Quality management standards: How should they apply to related services engagements?

This publication explains Canadian practitioner concerns with proposed international changes to engagement quality management standards.

In a previous blog, I highlighted proposed International Auditing and Assurance Standards Board (IAASB)'s changes to quality control standards that the Auditing and Assurance Standards Board (AASB) is proposing to adopt. A big change from a Canadian perspective would be to include related services engagements, which are currently not covered under the quality control standards, within the scope of the new quality management standard. The AASB's initial view was that moving to an expanded scope is appropriate and it sought Canadian views on this.

How did Canadian stakeholders respond to the exposure draft?

Canadian stakeholders raised concerns during the AASB's extensive outreach, including:

  • the standard may not be scalable for smaller practices, particularly sole practitioners
  • a risk management approach containing prescriptive requirements carried over from the current standard may be overly onerous for some firms, particularly for smaller firms conducting engagements where quality risks may not be significant, such as related services engagements

These concerns were reflected in the AASB's response to the IAASB exposure draft and suggest that the expected benefits of the new standard may not be achieved in practice. A preliminary review of some responses to the IAASB exposure draft from other jurisdictions notes concerns that are aligned with the AASB's.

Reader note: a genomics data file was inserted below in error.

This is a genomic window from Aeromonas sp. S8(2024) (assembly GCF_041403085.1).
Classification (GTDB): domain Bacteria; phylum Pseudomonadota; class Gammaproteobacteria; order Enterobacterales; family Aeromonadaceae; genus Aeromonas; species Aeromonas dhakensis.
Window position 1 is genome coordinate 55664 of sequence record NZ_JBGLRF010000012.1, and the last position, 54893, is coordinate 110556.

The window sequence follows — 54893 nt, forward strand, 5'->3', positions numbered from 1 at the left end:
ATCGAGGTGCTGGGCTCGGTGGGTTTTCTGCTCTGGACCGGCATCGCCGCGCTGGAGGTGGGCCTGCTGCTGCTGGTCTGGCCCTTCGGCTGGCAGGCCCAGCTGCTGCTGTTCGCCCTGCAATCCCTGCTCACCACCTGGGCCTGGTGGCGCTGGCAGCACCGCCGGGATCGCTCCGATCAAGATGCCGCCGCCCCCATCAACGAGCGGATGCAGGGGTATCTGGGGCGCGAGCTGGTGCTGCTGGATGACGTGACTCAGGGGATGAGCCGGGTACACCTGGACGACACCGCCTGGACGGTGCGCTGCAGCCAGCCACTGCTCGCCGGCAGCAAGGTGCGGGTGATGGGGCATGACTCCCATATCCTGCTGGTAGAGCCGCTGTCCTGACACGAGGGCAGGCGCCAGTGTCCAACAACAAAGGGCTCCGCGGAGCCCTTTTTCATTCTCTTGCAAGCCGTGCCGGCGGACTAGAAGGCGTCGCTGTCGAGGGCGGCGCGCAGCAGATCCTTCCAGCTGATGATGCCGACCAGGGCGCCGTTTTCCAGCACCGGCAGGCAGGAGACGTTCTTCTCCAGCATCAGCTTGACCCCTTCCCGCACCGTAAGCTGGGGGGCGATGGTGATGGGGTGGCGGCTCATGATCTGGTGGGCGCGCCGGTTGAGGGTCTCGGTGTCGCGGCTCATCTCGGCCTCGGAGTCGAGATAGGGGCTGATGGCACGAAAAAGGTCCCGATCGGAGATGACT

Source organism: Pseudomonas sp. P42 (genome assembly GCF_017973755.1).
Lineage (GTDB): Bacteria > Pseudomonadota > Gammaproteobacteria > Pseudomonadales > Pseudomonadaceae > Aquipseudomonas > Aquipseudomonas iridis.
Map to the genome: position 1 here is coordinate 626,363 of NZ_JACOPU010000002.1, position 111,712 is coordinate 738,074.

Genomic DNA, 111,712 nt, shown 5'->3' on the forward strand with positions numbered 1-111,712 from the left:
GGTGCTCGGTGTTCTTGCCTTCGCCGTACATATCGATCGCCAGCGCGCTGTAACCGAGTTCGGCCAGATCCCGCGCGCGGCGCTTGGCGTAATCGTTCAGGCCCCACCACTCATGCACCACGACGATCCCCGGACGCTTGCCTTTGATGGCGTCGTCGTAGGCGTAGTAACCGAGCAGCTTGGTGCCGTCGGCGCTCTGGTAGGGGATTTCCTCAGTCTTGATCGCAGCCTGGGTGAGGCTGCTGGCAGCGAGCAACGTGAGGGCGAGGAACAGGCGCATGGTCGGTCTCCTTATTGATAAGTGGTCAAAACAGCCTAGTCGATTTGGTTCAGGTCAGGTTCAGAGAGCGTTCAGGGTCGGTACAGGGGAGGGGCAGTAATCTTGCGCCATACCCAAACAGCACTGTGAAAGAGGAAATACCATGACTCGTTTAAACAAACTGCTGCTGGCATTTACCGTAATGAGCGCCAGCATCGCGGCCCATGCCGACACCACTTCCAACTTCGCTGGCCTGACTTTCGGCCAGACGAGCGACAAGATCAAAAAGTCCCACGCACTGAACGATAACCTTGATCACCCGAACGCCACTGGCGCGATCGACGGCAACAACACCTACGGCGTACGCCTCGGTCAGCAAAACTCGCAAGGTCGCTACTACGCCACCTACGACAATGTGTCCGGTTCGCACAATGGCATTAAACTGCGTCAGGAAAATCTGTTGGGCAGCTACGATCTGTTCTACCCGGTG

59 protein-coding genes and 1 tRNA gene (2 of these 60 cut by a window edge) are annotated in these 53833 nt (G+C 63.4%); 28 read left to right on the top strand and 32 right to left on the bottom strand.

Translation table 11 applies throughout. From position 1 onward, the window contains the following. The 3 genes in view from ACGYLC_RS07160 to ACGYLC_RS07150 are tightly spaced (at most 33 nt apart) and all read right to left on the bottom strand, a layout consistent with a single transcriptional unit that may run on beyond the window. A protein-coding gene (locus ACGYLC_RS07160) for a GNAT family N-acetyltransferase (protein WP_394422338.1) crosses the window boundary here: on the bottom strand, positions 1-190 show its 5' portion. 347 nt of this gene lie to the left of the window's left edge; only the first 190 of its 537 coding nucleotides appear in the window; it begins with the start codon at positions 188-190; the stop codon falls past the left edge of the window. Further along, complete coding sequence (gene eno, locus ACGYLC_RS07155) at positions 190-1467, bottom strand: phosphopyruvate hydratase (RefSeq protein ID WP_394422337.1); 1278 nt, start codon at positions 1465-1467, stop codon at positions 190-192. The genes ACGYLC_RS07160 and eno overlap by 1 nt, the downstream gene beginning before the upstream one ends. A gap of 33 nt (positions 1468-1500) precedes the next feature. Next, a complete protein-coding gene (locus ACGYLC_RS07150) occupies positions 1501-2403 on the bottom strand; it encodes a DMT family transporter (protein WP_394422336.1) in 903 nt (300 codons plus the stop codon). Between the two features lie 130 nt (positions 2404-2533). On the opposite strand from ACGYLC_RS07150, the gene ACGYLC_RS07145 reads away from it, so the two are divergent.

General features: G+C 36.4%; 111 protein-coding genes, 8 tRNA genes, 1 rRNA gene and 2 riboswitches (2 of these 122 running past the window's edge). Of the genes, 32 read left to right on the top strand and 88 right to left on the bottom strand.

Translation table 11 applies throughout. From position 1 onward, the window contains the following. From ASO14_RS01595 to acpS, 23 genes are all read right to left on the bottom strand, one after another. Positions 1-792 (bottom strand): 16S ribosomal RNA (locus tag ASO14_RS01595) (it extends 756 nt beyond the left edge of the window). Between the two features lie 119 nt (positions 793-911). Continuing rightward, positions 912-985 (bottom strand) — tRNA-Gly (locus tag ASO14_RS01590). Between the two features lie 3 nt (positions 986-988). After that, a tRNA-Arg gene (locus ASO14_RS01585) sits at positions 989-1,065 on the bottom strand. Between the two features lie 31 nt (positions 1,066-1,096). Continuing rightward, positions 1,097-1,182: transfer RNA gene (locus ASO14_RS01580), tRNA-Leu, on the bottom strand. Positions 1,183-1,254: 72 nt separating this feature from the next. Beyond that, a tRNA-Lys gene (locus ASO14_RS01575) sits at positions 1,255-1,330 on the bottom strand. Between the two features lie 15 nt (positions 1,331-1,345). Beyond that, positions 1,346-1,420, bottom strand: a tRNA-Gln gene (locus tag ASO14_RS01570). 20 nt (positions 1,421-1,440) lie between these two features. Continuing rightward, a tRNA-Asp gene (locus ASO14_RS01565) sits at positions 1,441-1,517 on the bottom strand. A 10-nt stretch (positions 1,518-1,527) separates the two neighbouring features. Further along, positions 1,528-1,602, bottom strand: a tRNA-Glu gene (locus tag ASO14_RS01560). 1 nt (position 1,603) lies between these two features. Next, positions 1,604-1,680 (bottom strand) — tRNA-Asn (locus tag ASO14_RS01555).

How does the AASB move forward from here?

The IAASB is currently reviewing the nearly 100 responses to the exposure draft and will be discussing the way forward in the fall of 2019. Its current project plan is to finalize the quality management standard in March 2020.

The AASB is closely following the IAASB's discussions of comments it received. The AASB's goal is to make sure that the standard it ultimately adopts is fit for purpose in Canada.

So depending on the IAASB's conclusions, the AASB may need to consider different options relating to the scope of the final quality management standard, such as whether to:

  • adopt the final IAASB standard with minimal amendments
  • revert to the current scope and make amendments to remove related services engagements from the standard
  • some middle ground to reflect the need for quality management of related services engagements but with an approach the AASB determines is more proportional to the quality risks affecting such engagements

A middle-ground approach could take different forms, such as specific exclusions from the IAASB standard or excluding related services engagements from the IAASB standard but adding a new Canadian standard with specific quality control requirements for related services engagements.

Further consultations with Canadian stakeholders may be necessary depending on the direction the IAASB decides to take and whether Canada needs to consider other approaches that address concerns raised.

Keep the conversation going

Watch out for more information on this project as it moves forward and be prepared to provide your reaction to new proposals.

Post a comment below or email me directly.

Conversations about Audit Quality is designed to create an exchange of ideas on global audit quality developments and issues and their impact in Canada.


The views and opinions expressed in this article are those of the author and do not necessarily reflect that of CPA Canada.

About the Author

Eric Turner, CPA, CA

Director, Auditing and Assurance Standards, CPA Canada